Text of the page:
The controversy over Max Baucus’ relationship with his staffer and her nomination for a US Attorney slot deepens today, with a Politico report that strongly suggests that Baucus used public money to favor Melodee Hanes. As their relationship turned personal in 2008, Baucus gave her a $14,000 salary increase. The story about Baucus’ withdrawal of Hanes’ nomination also got challenged:
Sen. Max Baucus (D-Mont.), chairman of the powerful Senate Finance Committee, gave a nearly $14,000 pay raise to a female staffer in 2008, at the time he was becoming romantically involved with her, and later that year took her on a taxpayer-funded trip to Southeast Asia and the Middle East, though foreign policy was not her specialty.
Late last Friday, Baucus acknowledged his relationship with Melodee Hanes, whom he nominated for the job of U.S. attorney in Montana, after it was first reported on the website MainJustice.com. But he said that Hanes withdrew from consideration for the job when the relationship became more serious. The next day, he dismissed calls for an ethics investigation, saying, “I went out of my way to be up and up.”
Since his announcement, more details of the relationship have emerged, raising questions about a workplace romance between a boss and employee that Baucus tried to keep quiet and also contradicting his explanation for why Hanes’s nomination was withdrawn.
Jodi Ravi, a former reporter for the Missoulian revealed over the weekend that the paper informed Baucus in March that it was poised to publish a story about Hanes’s relationship with the senator and the fact that he had nominated her for the U.S. attorney job. The next day, Hanes withdrew from consideration. According to the Missoulian, Baucus’s office never acknowledged a relationship between the two, and the paper did not run a story.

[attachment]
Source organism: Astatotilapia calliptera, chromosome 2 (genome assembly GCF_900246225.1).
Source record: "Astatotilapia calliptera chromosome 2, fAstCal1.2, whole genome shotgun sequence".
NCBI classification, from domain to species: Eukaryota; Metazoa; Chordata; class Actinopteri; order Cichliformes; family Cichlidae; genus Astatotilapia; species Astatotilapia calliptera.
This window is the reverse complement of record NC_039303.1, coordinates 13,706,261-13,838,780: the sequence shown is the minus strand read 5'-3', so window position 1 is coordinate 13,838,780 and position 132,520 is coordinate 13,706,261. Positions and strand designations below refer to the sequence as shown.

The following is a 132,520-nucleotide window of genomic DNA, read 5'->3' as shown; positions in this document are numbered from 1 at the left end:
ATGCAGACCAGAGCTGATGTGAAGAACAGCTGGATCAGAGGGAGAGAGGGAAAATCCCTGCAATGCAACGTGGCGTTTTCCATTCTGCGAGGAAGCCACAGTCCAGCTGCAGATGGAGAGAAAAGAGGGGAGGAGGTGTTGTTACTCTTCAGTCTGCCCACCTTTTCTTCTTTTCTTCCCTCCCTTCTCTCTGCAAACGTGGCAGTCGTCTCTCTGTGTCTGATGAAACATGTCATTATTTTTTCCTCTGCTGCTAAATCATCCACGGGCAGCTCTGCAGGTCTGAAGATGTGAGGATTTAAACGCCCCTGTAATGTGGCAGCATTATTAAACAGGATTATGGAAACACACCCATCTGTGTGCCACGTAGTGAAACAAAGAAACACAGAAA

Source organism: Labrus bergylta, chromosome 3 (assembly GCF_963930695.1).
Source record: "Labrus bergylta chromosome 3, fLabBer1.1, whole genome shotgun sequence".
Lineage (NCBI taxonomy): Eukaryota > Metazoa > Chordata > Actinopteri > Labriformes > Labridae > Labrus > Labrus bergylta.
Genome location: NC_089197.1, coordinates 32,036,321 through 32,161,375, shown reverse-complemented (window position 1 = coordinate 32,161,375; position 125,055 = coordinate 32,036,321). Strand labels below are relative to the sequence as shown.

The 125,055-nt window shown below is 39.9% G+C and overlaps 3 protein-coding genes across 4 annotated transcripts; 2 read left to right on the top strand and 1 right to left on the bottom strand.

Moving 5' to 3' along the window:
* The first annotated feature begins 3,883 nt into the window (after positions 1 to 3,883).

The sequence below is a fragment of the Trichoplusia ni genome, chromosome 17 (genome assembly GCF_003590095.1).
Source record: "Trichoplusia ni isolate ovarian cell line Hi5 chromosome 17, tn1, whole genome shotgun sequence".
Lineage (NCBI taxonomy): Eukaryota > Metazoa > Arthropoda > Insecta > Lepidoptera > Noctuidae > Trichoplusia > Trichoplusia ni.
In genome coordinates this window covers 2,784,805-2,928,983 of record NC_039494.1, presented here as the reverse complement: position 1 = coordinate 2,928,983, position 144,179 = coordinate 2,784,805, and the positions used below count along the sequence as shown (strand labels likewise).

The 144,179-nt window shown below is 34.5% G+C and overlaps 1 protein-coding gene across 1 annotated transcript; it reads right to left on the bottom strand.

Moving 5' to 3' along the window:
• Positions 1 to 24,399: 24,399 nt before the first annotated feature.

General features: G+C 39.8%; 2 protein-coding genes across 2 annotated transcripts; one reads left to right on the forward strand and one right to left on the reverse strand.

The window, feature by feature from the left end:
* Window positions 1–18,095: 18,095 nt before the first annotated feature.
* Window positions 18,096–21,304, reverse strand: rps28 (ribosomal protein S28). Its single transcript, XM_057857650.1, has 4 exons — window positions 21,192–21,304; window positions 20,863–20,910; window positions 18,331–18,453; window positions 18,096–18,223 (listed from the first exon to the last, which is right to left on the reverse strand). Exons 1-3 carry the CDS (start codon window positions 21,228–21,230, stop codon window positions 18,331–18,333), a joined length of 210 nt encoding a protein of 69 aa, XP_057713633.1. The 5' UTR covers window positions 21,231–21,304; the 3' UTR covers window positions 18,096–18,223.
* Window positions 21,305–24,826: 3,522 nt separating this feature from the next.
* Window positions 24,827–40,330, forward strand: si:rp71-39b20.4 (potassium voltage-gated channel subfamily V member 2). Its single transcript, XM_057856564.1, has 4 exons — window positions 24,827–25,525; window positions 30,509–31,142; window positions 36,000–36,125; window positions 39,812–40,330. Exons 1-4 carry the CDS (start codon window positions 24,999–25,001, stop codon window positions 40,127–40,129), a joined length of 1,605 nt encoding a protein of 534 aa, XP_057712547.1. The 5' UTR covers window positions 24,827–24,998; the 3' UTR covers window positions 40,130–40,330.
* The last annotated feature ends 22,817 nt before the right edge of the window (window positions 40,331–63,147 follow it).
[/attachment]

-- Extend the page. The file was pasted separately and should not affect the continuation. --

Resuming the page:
This demonstrates why office romances are almost always a terrible idea, especially between executives and their staffers, even when intentions are honorable. As Newsweek’s Kate Dailey wrote earlier this week, Hanes had a record of serious accomplishment before going to work for Baucus. She had worked as a prosecutor for years, although not without controversy, and had a bright future even before joining Baucus’ team.
However, Dailey’s contention that Hanes is “not a bimbo” depends on the definition one uses. People can be forgiven for assuming that someone who sleeps with the boss and then gets a $14,000 per year raise and a nomination for an important political appointment is indeed a “bimbo” who uses horizontal qualifications to move ahead. Even if that employee has worked hard (non-horizontally) for both of those, the assumption will be that the personal relationship and the increased opportunities are not just coincidental. And it’s almost certain that they would be right to make that assumption.
Baucus’ staff were certainly aware of the relationship. How else did the Missoulian hear about it? If nothing else, Hanes’ inclusion on foreign-policy trips (at taxpayer expense) when her responsibilities had nothing to do with foreign policy would have provided people close to the situation with obvious conclusions. Such dynamics distort working relationships, create jealousies and resentments, and handicap the capabilities of the team, regardless of whether it’s in the public or private sector, which is why most private-sector companies actively discourage such relationships.
The ethics of this situation go beyond the personal, although Baucus’ personal ethics here are unimpressive, to say the least. Were taxpayer funds used by Baucus to woo Hanes and to keep her connected to him? Should Hanes have been included on foreign-policy junkets and paid per diems on taxpayer money? Mostly, how did Hanes get her current position at the DoJ, given all we have discovered about Baucus’ efforts on her behalf earlier, and is this a patronage job meant to feather their bed and distance Baucus from further ethics probes?